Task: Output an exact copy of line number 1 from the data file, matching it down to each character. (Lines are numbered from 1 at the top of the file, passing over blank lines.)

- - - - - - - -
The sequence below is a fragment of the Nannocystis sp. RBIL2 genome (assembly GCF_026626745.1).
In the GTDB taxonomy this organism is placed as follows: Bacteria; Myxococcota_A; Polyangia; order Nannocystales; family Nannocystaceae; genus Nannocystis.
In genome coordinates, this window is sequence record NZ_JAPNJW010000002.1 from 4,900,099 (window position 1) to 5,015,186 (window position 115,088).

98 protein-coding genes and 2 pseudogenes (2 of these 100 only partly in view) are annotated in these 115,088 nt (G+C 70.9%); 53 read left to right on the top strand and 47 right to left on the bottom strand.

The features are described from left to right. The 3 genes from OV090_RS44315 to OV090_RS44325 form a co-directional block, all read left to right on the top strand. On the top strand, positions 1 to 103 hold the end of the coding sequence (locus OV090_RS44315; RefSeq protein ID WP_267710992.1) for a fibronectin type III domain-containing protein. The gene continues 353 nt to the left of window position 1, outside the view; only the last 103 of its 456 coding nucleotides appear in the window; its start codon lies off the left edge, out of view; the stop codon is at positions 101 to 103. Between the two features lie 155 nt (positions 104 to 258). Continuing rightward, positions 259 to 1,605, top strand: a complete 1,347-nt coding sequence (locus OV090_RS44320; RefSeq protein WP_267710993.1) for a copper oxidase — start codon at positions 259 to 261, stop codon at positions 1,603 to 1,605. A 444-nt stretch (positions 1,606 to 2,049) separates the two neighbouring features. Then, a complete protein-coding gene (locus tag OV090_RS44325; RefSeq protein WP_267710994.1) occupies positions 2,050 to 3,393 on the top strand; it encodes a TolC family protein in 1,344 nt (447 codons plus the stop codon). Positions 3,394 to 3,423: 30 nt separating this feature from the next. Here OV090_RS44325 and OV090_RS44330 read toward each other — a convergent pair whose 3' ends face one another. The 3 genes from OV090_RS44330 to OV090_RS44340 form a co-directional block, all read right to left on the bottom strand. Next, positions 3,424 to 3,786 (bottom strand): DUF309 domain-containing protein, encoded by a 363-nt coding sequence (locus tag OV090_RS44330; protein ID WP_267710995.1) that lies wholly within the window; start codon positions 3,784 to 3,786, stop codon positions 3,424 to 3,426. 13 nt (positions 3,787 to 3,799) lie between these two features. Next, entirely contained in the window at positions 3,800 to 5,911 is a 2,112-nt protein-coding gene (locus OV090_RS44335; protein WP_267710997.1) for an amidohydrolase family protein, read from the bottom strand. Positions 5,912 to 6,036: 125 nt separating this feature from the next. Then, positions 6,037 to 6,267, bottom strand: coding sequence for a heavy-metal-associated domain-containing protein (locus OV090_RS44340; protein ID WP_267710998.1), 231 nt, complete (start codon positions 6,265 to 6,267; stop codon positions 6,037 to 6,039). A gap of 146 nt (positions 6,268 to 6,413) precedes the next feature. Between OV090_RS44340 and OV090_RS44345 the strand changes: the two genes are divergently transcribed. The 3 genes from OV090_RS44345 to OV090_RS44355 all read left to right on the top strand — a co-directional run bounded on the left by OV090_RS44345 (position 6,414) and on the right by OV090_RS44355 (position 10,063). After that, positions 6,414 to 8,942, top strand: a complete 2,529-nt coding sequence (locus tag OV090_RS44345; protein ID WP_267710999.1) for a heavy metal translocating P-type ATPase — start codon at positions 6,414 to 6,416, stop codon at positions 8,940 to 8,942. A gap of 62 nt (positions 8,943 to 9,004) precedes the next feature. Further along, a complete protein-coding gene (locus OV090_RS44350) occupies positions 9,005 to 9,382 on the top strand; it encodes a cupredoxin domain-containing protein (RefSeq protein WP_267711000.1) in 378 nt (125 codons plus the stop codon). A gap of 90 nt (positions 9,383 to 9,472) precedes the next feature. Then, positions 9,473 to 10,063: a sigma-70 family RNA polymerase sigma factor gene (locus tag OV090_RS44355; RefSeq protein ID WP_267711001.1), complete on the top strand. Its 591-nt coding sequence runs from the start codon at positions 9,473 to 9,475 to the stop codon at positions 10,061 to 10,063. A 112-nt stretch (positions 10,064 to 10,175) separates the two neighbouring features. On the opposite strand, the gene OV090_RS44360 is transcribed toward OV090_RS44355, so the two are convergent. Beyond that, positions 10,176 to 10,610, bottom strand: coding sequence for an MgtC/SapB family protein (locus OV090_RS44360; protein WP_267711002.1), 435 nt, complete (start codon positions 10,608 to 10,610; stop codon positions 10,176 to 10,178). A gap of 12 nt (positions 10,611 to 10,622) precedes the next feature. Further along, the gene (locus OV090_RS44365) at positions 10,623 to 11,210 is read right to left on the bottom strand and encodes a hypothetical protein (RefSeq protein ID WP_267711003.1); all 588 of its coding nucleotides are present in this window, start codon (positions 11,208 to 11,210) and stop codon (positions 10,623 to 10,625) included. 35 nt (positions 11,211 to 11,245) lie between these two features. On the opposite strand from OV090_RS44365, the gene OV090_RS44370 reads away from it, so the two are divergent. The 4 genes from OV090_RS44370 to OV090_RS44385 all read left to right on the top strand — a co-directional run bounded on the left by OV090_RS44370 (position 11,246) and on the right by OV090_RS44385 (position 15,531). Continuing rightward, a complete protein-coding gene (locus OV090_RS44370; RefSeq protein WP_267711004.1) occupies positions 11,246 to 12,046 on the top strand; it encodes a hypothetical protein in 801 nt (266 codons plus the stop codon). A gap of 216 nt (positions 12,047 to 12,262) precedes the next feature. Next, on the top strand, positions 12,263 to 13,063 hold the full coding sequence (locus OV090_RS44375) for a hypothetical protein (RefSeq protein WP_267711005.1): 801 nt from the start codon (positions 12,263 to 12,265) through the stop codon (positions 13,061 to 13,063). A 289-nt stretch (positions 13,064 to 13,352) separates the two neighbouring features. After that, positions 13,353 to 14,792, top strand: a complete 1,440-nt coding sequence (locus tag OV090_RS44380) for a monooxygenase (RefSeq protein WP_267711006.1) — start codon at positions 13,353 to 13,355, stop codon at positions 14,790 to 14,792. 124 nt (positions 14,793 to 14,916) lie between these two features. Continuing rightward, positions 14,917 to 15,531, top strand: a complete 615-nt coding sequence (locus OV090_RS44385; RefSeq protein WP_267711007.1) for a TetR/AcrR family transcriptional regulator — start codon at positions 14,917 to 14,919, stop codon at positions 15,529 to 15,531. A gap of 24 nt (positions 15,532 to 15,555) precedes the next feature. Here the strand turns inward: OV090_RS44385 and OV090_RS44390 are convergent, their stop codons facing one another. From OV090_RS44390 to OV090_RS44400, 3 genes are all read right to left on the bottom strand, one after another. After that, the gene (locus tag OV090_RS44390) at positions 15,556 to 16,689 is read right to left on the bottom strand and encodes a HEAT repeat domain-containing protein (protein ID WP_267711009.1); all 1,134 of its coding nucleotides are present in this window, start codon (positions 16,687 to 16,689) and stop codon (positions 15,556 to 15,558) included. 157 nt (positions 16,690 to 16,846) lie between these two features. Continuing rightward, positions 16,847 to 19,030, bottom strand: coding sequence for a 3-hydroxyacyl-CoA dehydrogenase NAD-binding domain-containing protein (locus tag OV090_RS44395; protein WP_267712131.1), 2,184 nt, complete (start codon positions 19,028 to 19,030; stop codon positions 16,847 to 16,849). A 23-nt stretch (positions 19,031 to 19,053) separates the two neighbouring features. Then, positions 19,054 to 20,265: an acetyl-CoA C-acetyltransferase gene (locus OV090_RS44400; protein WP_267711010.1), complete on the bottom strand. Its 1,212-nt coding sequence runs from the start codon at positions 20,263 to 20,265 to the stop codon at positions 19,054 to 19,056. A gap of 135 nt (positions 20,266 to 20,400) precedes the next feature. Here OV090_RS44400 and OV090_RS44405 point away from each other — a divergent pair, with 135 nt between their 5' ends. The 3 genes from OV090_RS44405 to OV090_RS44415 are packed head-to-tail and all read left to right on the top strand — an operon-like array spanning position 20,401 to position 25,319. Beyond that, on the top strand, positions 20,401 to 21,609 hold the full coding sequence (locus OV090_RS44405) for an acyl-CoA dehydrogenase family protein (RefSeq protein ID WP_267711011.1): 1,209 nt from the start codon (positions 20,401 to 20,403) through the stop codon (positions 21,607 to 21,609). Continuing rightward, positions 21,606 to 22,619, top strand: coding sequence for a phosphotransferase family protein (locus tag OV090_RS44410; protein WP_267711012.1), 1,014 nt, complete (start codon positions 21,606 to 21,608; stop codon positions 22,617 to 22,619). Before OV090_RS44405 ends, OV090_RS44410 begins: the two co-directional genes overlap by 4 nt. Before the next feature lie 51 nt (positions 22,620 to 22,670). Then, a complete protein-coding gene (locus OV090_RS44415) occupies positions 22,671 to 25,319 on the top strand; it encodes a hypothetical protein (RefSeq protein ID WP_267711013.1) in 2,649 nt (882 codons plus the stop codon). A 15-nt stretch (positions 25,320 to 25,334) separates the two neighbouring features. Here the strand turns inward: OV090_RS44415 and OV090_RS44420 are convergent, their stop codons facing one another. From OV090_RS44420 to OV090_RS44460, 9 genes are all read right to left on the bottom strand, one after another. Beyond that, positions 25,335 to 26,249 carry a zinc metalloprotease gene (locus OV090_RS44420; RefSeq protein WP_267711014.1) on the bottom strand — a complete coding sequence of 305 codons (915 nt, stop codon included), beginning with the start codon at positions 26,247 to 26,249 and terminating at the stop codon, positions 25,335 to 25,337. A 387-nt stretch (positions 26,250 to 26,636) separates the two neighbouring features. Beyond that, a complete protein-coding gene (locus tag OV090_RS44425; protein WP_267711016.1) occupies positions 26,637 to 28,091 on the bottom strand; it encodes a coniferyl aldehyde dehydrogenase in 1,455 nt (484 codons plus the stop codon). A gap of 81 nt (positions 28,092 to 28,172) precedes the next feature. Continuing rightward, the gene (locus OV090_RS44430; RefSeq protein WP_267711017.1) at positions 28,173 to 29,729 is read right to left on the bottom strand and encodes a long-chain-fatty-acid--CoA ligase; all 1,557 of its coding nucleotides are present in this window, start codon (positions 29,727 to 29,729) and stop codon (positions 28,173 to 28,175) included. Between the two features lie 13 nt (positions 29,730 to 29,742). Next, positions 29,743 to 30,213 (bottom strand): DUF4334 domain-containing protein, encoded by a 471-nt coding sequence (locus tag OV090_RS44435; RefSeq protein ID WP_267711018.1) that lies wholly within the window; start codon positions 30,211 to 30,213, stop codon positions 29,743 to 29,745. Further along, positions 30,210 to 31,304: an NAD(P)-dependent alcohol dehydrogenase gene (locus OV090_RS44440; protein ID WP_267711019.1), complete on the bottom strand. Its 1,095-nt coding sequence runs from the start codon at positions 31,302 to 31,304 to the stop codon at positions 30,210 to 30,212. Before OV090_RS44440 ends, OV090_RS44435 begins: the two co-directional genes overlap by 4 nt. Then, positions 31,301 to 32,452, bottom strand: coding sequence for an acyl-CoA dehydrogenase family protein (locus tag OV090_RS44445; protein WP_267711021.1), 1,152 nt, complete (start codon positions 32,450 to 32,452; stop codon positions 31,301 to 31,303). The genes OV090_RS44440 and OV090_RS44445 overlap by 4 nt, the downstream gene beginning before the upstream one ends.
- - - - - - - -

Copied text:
The sequence below is a fragment of the Nannocystis sp. RBIL2 genome (assembly GCF_026626745.1).